Indeed, the two Crown Court judges quoted above derived their doubts about ‘genuine remorse’ precisely from the defendant’s failure to make admissions during interview.

Of course, every offence guideline also bears a passage which might allow for extra credit beyond the initial discount, for providing assistance under sections 73 and 74 Serious Organised Crime and Police Act 2005. That relates to positive assistance, giving information or even giving evidence for the Crown. It is separate to, and distinct from, the point about truth or lies during interview.

Aggravating Effect of Lies

Conversely, within the Sentencing Guidelines for Fraud: ‘Blame wrongly placed on others’ is an aggravating feature. Again, this can include what was said during the defendant’s interview. For example if A is a bank clerk and an insider for a team of fraudsters, then it can be an aggravating feature if A falsely implicates her colleagues during her police interview.

Also, within the Sentencing Guidelines for both Assault and Sexual Offences, ‘Attempt to conceal or dispose of evidence’ is an aggravating feature. For example, if B claims during interview that he does not own or use a garage, then that lie could form an aggravating feature if his garage is later revealed, and damning evidence found inside it such as the weapon used, or so-called 'trophies' of B’s crimes.

Finally, within the Guidelines for Drugs offences: ‘Attempts to avoid detection' are an aggravating feature. Again, the police interview account is not excluded from this, meaning If C falsely claims that the phone number ending ‘654’ does not belong to him but belongs to D, then those lies can be treated as an aggravating feature if police are put to the trouble of proving '654' is indeed C's phone.

Possible alternative wording of the criminal caution

If we revert back to basics, and limit the criminal caution’s effect to the trial scenario, then we might have something like the following (edits in bold):

"You do not have to say anything, but it may harm your defence if you fail to mention something when questioned which you later raise in your defence during trial. Anything you do say may be given in evidence”

But perhaps a more modern approach, reflecting current Sentencing Guidelines, would be as follows:

"You do not have to say anything, but it may harm your interests if you fail to mention something when questioned which you later rely on in Court, whether during trial or during sentencing. Anything you do say may be given in evidence"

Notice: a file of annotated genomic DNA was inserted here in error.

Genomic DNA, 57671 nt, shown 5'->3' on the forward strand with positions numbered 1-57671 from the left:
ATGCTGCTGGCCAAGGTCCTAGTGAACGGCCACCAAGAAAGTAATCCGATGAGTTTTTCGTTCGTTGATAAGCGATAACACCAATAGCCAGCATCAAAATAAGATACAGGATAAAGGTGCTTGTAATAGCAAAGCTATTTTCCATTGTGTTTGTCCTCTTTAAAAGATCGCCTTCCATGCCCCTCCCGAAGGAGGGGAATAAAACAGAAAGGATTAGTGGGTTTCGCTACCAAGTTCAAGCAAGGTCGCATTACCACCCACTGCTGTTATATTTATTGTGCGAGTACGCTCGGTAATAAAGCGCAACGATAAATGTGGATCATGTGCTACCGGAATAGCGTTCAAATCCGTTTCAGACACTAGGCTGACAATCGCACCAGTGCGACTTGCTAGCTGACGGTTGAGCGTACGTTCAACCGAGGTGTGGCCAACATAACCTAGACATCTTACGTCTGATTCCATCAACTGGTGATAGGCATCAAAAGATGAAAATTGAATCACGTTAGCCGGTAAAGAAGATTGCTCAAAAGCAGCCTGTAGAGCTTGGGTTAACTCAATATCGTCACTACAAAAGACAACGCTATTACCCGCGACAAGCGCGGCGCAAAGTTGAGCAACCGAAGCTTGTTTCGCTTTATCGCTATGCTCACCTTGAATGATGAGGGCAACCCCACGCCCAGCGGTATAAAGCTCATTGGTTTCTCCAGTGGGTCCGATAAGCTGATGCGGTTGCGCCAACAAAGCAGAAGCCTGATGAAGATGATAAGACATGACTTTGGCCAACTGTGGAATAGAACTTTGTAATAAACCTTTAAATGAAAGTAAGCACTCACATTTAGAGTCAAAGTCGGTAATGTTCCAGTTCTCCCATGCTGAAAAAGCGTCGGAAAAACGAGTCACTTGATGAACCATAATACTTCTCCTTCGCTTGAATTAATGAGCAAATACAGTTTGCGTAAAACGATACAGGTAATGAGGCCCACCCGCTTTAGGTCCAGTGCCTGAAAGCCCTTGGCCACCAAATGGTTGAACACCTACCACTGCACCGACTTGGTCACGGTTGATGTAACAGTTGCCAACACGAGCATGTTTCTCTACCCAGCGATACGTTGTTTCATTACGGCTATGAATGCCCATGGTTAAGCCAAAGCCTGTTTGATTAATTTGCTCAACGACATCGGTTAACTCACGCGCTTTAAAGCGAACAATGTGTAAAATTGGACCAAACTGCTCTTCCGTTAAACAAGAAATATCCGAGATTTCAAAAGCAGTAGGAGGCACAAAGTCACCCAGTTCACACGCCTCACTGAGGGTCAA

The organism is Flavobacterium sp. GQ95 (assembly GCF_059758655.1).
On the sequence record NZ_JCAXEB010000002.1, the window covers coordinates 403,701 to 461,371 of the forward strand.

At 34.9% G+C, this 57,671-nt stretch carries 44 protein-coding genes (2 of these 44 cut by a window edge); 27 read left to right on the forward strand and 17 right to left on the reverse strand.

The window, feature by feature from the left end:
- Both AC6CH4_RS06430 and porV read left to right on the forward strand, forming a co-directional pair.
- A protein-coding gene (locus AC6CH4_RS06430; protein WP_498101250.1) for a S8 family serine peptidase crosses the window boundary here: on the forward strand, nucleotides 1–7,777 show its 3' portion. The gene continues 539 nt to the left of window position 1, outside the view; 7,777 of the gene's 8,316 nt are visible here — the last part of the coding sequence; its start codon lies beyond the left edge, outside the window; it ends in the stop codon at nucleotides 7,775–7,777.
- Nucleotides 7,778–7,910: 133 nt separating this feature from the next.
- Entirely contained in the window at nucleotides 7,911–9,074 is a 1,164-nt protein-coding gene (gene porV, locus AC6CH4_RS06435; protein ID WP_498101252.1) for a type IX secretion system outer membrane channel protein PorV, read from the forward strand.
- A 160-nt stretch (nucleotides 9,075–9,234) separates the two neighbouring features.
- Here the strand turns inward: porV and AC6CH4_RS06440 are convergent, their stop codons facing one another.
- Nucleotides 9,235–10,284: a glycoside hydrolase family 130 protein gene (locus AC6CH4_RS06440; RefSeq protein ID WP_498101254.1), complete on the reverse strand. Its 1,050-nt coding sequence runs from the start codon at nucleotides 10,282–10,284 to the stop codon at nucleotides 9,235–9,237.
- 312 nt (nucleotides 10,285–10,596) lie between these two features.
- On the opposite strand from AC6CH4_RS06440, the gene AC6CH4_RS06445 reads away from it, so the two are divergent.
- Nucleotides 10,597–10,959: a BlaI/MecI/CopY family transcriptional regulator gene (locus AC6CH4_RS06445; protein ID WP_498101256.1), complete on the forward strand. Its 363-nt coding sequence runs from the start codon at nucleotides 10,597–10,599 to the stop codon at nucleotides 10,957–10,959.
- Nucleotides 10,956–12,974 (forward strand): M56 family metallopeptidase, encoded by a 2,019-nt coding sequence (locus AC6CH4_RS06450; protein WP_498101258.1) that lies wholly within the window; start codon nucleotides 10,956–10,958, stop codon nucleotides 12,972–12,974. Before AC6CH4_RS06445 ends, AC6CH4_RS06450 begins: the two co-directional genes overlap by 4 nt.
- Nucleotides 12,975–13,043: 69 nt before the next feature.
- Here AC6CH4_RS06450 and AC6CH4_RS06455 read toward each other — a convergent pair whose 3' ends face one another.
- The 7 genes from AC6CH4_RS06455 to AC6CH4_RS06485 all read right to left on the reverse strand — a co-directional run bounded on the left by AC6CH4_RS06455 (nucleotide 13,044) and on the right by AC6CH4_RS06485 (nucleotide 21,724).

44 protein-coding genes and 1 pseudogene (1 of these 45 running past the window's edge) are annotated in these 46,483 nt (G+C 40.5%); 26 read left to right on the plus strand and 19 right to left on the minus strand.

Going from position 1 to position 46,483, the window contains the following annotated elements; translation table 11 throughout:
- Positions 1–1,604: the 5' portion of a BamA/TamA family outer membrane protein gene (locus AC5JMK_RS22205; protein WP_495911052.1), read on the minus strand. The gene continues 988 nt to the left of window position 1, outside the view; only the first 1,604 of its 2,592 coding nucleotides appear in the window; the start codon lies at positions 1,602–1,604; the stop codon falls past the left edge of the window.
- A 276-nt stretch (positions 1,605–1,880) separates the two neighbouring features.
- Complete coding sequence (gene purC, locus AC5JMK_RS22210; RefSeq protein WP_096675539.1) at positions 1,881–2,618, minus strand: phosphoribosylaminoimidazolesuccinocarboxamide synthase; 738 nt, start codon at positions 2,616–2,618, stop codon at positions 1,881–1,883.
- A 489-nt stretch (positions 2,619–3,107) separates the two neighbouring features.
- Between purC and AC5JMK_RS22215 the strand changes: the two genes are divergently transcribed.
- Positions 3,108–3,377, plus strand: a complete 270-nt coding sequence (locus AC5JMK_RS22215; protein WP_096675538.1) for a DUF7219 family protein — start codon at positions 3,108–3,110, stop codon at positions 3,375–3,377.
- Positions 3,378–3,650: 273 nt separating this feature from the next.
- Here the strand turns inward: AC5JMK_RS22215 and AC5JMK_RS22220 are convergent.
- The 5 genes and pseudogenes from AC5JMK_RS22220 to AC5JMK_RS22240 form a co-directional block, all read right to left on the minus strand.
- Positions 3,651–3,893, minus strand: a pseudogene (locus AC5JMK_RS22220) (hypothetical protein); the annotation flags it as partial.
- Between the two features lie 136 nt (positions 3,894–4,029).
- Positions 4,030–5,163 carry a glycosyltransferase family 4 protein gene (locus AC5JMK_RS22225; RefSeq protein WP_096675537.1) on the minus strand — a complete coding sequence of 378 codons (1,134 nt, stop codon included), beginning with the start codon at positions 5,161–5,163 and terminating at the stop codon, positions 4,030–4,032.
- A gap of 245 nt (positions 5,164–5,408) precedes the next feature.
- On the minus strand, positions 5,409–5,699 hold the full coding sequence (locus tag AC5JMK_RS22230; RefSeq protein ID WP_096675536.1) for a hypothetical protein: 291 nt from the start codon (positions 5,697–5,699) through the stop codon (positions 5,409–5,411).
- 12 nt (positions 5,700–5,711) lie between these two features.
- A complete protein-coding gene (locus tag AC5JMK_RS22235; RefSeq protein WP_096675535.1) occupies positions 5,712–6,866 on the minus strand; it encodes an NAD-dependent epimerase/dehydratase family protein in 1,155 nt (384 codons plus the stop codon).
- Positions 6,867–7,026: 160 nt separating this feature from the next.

Indeed, perhaps the following might also be clarified:

"It may also aggravate any offence that you have committed if you are found to have lied about it when questioned"

There is, of course, a danger in making a sensible warning sound like an oppressive threat capable of scaring a vulnerable suspect into a false confession.

These are difficult areas, and there are no easy answers.

Overall, if the effect on sentencing from not disclosing the truth in one's interview is nil, then this ought to be made clear from the outset. In that case, then perhaps the Sentencing Guidelines should clarify that aggravating features cannot be gleaned from the defendant's interview. 

Alternatively, if the interview account (or lack of one) can actually aggravate the offence or reduce mitigation, then perhaps this risk ought to be made clear at the time of interview by way of an amended criminal caution. As it stands, is a defendant not entitled to say "Hang on minute Your Honour, no one told me my interview replies would affect my sentence. I was only told they might harm my defence in court, but I haven't raised one."

Wherever one stands on this, the current criminal caution’s warning on 'failure to disclose your account when questioned' does not properly cover the potential effects on sentencing.

Click here to see how Brett Wilson LLP's criminal defence lawyers can assist you if you are under investigation for a criminal allegation, or are facing trial.


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Articles are intended as an introduction to the topic and do not constitute legal advice.